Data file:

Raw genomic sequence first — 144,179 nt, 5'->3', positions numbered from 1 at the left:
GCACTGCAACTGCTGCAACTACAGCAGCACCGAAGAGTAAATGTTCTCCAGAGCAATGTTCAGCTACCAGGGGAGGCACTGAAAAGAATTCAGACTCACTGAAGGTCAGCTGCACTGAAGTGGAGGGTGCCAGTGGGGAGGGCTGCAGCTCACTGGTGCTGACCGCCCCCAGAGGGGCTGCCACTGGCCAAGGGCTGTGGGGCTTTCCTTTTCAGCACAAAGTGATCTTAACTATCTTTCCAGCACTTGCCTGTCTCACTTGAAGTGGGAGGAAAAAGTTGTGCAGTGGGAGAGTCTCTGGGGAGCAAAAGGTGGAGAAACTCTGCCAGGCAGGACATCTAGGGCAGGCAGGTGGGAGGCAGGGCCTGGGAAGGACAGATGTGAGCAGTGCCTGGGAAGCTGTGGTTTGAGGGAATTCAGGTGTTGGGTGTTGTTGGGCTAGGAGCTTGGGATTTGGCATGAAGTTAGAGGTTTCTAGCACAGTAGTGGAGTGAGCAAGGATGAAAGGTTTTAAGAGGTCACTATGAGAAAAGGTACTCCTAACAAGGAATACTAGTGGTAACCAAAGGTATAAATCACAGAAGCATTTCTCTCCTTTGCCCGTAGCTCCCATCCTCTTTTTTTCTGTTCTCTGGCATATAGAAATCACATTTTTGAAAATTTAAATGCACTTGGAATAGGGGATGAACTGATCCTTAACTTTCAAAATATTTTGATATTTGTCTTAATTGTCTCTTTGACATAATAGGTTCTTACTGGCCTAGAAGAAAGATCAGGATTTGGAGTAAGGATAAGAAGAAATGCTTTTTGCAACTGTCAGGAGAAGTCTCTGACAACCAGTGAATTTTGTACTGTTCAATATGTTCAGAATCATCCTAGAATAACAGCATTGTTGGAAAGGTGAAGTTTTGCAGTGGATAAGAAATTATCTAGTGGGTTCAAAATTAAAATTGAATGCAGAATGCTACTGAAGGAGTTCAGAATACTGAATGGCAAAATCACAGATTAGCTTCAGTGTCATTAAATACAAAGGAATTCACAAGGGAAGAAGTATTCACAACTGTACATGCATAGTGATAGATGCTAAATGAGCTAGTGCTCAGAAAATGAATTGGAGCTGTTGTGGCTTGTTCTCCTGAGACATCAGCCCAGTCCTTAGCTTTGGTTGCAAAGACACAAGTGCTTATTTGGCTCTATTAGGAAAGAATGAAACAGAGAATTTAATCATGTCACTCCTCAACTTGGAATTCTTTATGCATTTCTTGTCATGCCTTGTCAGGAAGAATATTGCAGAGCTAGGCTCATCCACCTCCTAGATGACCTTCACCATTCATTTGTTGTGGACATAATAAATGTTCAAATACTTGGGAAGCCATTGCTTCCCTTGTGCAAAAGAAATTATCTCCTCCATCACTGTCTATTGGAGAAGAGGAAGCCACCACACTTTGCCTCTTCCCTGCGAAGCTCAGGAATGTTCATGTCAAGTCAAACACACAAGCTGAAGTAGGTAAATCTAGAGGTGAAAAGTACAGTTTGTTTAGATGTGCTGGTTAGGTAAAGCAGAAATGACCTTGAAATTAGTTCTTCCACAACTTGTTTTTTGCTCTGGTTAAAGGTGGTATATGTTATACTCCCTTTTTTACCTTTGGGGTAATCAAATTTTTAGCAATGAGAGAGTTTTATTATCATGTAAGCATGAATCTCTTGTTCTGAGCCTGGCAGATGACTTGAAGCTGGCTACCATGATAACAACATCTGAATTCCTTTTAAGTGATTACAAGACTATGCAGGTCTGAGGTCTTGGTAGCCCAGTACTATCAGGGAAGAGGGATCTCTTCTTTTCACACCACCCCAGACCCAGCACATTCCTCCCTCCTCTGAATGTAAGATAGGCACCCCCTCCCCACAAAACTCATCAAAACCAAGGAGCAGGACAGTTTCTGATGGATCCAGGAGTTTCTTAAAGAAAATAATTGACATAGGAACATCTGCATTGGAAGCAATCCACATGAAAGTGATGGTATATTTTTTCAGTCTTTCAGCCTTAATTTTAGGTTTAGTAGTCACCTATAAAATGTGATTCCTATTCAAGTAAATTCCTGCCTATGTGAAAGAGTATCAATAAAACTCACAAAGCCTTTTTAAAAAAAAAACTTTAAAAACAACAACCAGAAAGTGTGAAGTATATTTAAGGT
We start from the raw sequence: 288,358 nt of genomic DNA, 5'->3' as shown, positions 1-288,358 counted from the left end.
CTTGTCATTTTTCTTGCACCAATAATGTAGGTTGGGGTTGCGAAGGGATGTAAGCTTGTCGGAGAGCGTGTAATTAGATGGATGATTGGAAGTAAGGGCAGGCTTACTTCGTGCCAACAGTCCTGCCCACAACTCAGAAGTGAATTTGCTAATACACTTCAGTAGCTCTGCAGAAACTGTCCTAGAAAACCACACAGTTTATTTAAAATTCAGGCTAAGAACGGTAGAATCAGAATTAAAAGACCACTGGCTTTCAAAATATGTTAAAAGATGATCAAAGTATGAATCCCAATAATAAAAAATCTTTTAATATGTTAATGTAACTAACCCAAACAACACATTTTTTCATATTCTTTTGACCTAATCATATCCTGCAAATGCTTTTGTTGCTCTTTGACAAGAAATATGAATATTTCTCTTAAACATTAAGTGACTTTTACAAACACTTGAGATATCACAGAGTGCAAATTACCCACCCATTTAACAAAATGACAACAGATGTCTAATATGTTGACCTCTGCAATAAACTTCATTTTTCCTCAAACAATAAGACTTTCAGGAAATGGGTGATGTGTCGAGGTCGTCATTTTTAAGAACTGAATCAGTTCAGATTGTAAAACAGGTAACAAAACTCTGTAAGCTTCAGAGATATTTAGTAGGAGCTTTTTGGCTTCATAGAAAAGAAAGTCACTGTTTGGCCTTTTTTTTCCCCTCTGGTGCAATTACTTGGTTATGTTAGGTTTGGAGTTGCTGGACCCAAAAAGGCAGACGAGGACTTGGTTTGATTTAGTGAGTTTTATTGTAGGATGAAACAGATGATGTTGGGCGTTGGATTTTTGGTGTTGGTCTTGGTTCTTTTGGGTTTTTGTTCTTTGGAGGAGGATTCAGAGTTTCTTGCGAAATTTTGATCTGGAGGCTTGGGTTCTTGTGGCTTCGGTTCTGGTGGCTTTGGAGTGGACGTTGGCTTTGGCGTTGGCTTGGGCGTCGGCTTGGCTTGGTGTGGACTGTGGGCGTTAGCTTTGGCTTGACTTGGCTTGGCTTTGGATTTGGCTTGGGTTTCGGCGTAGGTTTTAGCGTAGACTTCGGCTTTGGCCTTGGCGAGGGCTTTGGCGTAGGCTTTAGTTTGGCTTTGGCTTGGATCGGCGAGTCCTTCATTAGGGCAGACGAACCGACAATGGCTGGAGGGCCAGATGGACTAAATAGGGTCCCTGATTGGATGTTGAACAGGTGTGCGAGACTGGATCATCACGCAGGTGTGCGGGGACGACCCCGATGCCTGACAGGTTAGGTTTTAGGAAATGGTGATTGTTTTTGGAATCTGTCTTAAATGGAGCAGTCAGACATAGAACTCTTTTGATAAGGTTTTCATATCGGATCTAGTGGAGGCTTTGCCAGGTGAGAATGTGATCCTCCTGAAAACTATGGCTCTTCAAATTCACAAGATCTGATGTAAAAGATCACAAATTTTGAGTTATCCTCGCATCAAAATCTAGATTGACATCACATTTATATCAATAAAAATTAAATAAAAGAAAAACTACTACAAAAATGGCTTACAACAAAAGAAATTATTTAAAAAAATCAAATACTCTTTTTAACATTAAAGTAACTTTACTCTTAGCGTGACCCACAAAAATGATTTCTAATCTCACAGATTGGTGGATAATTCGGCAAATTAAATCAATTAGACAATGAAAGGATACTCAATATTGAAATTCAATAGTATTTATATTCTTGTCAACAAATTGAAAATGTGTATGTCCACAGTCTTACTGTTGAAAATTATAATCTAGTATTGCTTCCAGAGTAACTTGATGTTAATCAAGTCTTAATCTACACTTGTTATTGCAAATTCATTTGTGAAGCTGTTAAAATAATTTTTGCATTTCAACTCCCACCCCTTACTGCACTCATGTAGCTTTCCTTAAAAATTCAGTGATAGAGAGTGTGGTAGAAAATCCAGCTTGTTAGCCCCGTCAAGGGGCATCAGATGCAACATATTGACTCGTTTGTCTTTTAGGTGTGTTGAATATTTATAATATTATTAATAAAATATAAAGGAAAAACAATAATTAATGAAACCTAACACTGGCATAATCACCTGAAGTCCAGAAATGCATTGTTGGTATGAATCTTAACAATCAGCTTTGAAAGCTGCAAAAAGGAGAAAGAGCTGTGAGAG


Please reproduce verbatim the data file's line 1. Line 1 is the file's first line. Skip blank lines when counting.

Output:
Raw genomic sequence first — 144,179 nt, 5'->3', positions numbered from 1 at the left: